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I have an excel with 4 columns (Region; District; village; number of cases) Have a shapefile with dots for villages with many columns including (Region ; District ;Village)

I want to plot the cases of the excel (as dots on the villages) by joining the excel file and the shapefile.

The problem is that there are many villages (1000 in total) and many of them have the same name, but belong to different districts. The names of the districts are unique.

Therefore, I would need to join by 2 fields, (not only by village, but , by village and by district). I would need to join excel and shapefile by the fields "District" and " village" so the new column "cases" in created in the shapefile attributes table. I wonder HOW IS THAT DONE?? In QGIS I have learnt to join by 1 field (village), but if I add a second join (district) I lose many of my cases.

Is there a way QGIS can do that? Do I need to make some conditional or something?

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  • The key here is to make two fields into one. Like lot and plan becomes lotplan (eg. Lot 10 on SP1234 -> 10/SP1234) in BOTH tables.. then join as normal. This is easy in Excel by adding a new header cell and use the function =A1 & "\" & B1 (or whatever you cells are) and then use field calc in QGIS. Commented Jun 19, 2015 at 23:21
  • That is a good idea. The problem is that you have to repeat the process for every single map you do since the selection at the excel (District and village) is done with drop-down menus. and I was rather looking for a long-term solution, to do many maps systematically (with diff data). Thank you very much
    – Elsa
    Commented Jun 20, 2015 at 8:57
  • Actually, it is not that difficult to do it for every single map. Thanks very much for the idea.
    – Elsa
    Commented Jun 20, 2015 at 9:24
  • @MichaelMiles-Stimson please post an answer so this thread can be marked as answered
    – underdark
    Commented Jun 20, 2015 at 9:56

4 Answers 4

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The key here is to make two fields into one. Like lot and plan becomes lotplan (eg. Lot 10 on SP1234 -> 10/SP1234) in BOTH tables.. then join as normal. This is easy in Excel by adding a new header cell and use the function =A1 & "\" & B1 (or whatever you cells are) and then use field calc in QGIS. – Michael Miles-Stimson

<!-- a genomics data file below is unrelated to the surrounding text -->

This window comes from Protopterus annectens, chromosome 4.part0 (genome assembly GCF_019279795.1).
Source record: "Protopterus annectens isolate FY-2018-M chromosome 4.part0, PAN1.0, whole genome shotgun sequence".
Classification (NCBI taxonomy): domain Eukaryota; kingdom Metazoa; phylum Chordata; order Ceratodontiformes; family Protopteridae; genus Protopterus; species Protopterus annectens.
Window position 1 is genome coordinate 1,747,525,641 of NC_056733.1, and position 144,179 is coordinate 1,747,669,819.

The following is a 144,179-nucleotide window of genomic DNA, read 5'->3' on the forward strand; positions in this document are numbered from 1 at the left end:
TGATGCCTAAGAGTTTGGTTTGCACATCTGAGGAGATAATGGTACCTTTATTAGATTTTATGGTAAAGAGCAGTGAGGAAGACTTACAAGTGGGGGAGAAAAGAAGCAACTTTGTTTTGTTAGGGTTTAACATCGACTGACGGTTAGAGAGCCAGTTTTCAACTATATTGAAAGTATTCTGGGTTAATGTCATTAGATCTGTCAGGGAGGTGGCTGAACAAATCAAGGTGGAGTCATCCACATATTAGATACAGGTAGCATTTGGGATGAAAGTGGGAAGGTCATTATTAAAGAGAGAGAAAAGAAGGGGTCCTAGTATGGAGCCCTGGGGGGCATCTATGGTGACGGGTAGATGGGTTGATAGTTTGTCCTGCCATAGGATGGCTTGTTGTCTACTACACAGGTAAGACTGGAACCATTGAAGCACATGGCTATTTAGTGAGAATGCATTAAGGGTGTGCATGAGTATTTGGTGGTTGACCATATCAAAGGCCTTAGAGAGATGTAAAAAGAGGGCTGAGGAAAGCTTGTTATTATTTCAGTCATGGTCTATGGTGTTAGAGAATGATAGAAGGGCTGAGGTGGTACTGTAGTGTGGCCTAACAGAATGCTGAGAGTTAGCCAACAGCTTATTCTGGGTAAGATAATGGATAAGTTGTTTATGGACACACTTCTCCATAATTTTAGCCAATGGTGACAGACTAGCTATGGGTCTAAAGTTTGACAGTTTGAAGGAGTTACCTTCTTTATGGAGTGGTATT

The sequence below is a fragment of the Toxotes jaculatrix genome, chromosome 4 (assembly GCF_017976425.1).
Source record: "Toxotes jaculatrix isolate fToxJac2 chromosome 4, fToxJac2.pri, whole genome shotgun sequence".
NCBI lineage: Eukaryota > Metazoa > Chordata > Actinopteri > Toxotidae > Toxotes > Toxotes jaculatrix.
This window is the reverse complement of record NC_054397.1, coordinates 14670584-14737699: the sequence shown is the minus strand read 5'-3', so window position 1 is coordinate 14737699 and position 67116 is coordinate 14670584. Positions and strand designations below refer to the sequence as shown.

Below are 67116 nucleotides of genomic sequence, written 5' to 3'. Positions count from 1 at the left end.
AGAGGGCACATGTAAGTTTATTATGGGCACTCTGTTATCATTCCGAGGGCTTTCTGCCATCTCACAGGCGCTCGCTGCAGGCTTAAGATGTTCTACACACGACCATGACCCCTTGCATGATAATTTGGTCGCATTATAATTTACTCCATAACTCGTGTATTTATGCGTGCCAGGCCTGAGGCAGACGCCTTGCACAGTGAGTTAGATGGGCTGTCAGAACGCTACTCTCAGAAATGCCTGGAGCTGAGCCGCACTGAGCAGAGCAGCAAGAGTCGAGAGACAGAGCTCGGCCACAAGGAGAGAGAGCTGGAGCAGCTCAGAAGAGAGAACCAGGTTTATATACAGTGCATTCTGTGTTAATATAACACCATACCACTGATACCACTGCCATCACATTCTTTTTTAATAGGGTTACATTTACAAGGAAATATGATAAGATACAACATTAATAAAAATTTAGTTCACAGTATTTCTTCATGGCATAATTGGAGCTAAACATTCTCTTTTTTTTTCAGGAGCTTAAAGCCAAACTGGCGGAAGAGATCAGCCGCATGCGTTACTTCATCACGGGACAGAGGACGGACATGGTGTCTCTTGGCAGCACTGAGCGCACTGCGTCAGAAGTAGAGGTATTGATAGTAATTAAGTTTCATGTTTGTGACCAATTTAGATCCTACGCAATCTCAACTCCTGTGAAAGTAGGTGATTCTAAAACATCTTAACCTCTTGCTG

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    Thanks for the credit Elsa.. perhaps you could extend this slightly with your own experience (and a few screen grabs) to take it from an answer to a good answer. Commented Jun 21, 2015 at 21:30
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Assuming you only want to use QGIS you could create a virtual field for both layers and use it for the join.
Simply select the table -> Open Field Calculator -> Create a new virtual field of unlimited text.
You can combine the fields you want to use into this "join_field" with a simple:

"District"+'_'+"village"

Performing this twice obviously since you'd need that field in your point layer as well.
Using an underscore as a separator for districts and villages that have hyphens or spaces in their names should work for you.

enter image description here

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    This is a great solution. The only thing I'd add is to use concat("District", "village") instead of "District"+'_'+"village". It may not be the case here, but often there are int or float fields you want to join with string fields, and concat() does a nice job of automatically converting all the values to string to make them concatenate without issues.
    – grego
    Commented Sep 30, 2022 at 0:45
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joinfield

So... this is how I have done it. For large number of entries, it works. I created drop-down menus in excel , then concatenate in excel: concatenate(a1;b1) then concatenate same fields in the shapefile using FIELD CALCULATOR : concat(field1,field2)

Then Join both and that.s it.

For few registries, I think you can enter data manually on a new column (shapefile). Many thanks for the idea, Elsa

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  • Remember to accept your answer to close off your question (click the faded tick on the left hand side of your answer) :)
    – Joseph
    Commented Jun 23, 2015 at 10:39
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Another way would be to add a new field with a unique identifier for each village, irrespective of name. EG "1" might be London (England) and "2" might be London (Canada).

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